Lincoln Perry opened doors that had been slammed shut prior to his arrival on the scene. He was highly paid as he worked in the best films, at the best studios and for the best directors. He never shrank from his personal vision of what he could, or would, do to achieve his goals. Many actors who are employed in entertainment today would not be working if Stepin Fetchit had not gone before them, a fact noted by the Hollywood NAACP when in 1976 it presented him a Special Image Award and two years later when Perry was inducted into the Black Filmmaker’s Hall of Fame. Black Past
Vintage original 11 x 14″ (28 x 36 cm.) photo, USA. Mantan Moreland, Marguerite Whitten, Maceo Bruce Sheffield, Arthur Ray, dir: William Beaudine; Toddy. Tape on verso, does not show through, FINE-.
Mantan Moreland was an American actor, most popular for his role as the “google-eyed” chauffeur “Birmingham Brown” in the Charlie Chan movies. Moreland was born On September 3, 1902 to Marcella and Frank Moreland in Ouachita Parish, Monroe, Louisiana. At the age of fourteen he ran away and joined a circus, and performed in the “Chitlin’ circuit,” of black vaudeville shows. Moreland was first hired as a comedian in 1927, appearing at Connie’s Inn, a Harlem, New York nightclub. He then worked in the Broadway musical Blackbirds of 1928, which ran for five hundred and eighteen performances. He spent a few years performing in other Broadway shows and touring in Europe before getting his big break in movies in the 1933 film That’s the Spirit.
Through the next two decades, Moreland appeared in numerous films, including Monogram Pictures’ Charlie Chan series. His bulging eyes and cackling laugh made him a favorite as supporting actor in black comedies. He also perfected the “indefinite talk” routine with Ben Carter, seen in the Charlie Chan films The Scarlet Clue and Dark Alibi. Moreland later spent a few years performing on stage with Nipsey Russell, Tim Moore, and Redd Foxx.
Moreland suffered a stroke in the early 1960’s, but continued to perform, working alongside Moms Mabley, Carl Reiner, and Bill Cosby. He appeared in television shows such as the Hallmark Hall of Fame Series (1957), The Bill Cosby Show (1970) and Adam-12 (1970). His last featured role in a movie was in the 1968 horror comedy Spider Baby, and his last acting role was in The Young Nurses, released in 1973. He then teamed with Roosevelt Livinghood to form the comedic team Mantan and Livinghood and produced three albums. In his career, Moreland appeared in over eighty Charlie Chan movies, and made a total of three hundred and ten screen appearances.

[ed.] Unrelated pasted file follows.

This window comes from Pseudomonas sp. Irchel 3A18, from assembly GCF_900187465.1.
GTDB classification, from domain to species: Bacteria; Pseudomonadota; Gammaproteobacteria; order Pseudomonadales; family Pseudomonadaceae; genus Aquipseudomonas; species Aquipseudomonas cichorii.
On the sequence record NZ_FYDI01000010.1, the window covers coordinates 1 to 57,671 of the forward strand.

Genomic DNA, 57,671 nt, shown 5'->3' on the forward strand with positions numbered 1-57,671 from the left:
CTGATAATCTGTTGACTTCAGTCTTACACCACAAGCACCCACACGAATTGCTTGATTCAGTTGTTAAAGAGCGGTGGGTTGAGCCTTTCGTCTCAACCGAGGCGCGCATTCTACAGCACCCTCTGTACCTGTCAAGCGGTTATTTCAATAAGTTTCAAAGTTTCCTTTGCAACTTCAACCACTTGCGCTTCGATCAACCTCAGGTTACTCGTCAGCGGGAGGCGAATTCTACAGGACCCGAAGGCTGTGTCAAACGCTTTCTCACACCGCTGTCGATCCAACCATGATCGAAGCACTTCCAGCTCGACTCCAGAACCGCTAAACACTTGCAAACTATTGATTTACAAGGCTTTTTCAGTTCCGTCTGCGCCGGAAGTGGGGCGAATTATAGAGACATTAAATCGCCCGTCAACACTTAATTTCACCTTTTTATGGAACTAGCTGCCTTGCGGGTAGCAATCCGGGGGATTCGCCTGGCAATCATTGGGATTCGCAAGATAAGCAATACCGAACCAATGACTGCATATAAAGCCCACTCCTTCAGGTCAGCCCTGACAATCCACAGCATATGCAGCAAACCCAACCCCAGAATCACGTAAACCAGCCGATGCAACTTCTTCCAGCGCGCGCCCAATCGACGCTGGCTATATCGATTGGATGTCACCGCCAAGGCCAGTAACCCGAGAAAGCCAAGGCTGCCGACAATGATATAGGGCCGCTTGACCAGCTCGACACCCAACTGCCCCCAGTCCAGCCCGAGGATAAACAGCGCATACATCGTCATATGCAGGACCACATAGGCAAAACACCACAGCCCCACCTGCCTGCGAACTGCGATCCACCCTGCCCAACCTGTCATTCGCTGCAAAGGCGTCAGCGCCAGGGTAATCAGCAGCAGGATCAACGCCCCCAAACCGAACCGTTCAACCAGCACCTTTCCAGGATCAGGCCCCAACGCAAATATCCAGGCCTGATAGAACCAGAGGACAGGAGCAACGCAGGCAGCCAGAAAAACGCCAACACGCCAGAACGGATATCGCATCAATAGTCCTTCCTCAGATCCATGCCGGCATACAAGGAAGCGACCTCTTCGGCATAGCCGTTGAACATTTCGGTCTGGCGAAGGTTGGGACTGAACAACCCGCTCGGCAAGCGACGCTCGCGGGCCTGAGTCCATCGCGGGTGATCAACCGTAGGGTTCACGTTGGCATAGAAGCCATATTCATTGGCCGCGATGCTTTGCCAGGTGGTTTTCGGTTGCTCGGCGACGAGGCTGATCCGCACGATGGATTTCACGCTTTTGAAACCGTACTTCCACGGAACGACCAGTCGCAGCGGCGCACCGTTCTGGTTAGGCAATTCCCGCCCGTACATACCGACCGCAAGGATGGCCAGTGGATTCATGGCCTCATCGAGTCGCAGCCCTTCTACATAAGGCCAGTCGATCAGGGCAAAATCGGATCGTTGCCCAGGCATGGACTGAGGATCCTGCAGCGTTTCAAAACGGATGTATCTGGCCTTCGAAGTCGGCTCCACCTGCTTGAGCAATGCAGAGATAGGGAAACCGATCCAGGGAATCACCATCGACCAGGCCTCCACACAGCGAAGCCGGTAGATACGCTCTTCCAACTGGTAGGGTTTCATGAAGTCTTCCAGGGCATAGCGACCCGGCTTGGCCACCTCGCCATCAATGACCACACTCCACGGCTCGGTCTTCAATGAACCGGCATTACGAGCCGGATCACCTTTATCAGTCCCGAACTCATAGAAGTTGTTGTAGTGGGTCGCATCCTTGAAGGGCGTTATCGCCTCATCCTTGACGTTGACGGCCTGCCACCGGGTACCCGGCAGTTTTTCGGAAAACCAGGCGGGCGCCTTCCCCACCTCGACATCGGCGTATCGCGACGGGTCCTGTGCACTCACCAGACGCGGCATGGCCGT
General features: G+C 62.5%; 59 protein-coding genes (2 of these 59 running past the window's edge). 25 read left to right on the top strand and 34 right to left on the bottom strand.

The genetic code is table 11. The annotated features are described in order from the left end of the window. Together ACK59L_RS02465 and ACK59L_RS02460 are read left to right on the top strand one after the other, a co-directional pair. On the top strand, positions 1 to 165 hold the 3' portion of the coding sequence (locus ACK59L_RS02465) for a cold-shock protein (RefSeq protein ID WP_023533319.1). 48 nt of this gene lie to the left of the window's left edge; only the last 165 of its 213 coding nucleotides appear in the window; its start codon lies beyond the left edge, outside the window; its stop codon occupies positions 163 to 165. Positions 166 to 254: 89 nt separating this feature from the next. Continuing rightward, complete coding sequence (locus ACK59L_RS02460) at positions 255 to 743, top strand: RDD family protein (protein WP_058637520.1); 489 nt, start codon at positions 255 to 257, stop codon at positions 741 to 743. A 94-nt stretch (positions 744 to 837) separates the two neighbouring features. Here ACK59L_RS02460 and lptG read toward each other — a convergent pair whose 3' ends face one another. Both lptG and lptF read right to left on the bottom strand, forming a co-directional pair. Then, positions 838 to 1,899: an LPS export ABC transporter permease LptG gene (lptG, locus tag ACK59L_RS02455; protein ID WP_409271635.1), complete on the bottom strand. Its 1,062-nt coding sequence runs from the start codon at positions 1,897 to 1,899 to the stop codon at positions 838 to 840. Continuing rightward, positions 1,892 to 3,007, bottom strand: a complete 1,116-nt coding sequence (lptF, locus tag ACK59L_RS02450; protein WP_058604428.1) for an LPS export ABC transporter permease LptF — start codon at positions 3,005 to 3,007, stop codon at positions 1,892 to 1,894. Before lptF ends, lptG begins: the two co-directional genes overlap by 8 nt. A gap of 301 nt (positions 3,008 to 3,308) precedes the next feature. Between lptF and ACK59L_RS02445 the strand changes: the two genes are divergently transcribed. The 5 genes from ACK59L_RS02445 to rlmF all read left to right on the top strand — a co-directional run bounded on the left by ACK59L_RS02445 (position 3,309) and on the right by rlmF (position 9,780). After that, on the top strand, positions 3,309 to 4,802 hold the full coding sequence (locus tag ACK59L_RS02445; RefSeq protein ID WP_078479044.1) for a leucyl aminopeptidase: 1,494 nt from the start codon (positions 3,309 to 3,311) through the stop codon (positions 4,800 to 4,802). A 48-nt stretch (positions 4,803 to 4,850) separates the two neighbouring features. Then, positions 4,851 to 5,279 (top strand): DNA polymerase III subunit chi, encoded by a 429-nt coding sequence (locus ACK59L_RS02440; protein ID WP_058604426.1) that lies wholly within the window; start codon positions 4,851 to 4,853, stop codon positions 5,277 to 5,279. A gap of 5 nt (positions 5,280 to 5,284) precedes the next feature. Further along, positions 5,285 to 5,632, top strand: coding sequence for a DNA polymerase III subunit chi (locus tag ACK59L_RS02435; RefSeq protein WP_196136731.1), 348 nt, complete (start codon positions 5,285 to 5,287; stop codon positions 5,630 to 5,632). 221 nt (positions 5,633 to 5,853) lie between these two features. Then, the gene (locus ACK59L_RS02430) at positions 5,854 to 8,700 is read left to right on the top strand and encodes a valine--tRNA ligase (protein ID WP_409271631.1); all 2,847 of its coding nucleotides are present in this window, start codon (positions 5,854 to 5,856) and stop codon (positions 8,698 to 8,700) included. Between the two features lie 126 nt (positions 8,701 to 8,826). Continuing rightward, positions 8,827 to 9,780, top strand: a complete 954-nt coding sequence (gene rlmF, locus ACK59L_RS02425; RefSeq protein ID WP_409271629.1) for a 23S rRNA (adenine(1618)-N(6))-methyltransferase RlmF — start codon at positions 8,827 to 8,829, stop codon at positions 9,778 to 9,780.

Mantan Moreland died of a cerebral hemorrhage on September 28, 1973, in Hollywood, California at the age of 71. He was survived by his wife Hazel (Henry) (1902-1982) and daughter Marcella. Moreland was inducted into the National Multicultural Western Heritage Museum Hall of Fame in 2004.
Moreland has since been immortalized in such films as Spike Lee’s Bamboozled, which centers around a fictional television show called Mantan, and also in rap music in the song “B-Boys Making With The Freak Freak” by the Beastie Boys. Black Past
DEWEY “PIGMEAT” MARTIN
Vintage original 11 x 14” (28 x 36 cm.) title lobby card, USA. Dewey ‘Pigmeat’ Markham, John Murray, Percy Verwayen, David Bethea, dir: Sam Newfield; Toddy Pictures. There is one tear to middle blank right margin mended with archival paper, NEAR FINE.
Dewey “Pigmeat” Markham (1904-1981) was a comedian, singer, dancer, and actor, who spent most of his life performing on the “chitlin’ circuit” of black vaudeville theaters and night clubs.
He was born in the community of Hayti, Durham, North Carolina. Markham began his career in traveling music and burlesque shows. For a time, he was a member of Bessie Smith‘s Traveling Revue in the 1920s. In the 1940s he started making film appearances. In 1964 he recorded “Open the Door, Richard“.
Markham was a familiar act at New York’s famed Apollo Theater where he wore blackface makeup and the book Showtime at the Apollo suggests, “He probably played the Apollo more often than any other performer.”
Starting in the 1950s Pigmeat Markham began appearing on television, making multiple appearances on The Ed Sullivan Show. His boisterous, indecorous “heyeah (here) come da judge” schtick, which made a mockery of formal courtroom etiquette, became his signature routine. Markham’s most famous routine was “discovered” by the general public only after Sammy Davis, Jr. had performed it as a guest on the March 25, 1968 episode of Laugh-In. The phenomenal ripple effect of Davis’s version of “the judge” led to Markham’s opportunity to perform his signature Judge character himself as a Laugh-In regular during the 1968–69 television season.
Thanks to his Heyeah come da judge routine, which originally was accompanied by music with a funky beat, Pigmeat Markham is regarded as a forerunner of rap. His song “Here Comes the Judge” peaked at number 19 on the Billboardand other charts in 1968. He published an autobiography, Here Come the Judge!, in the wake of his Laugh-In success. Wikipedia
Paul Robeson was a famous African-American athlete, singer, actor, and advocate for the civil rights of people around the world. During the first half of the 20th Century, he rose to international prominence in a time when segregation was legal in the United States, and Black people were being lynched by racist mobs, especially in the South.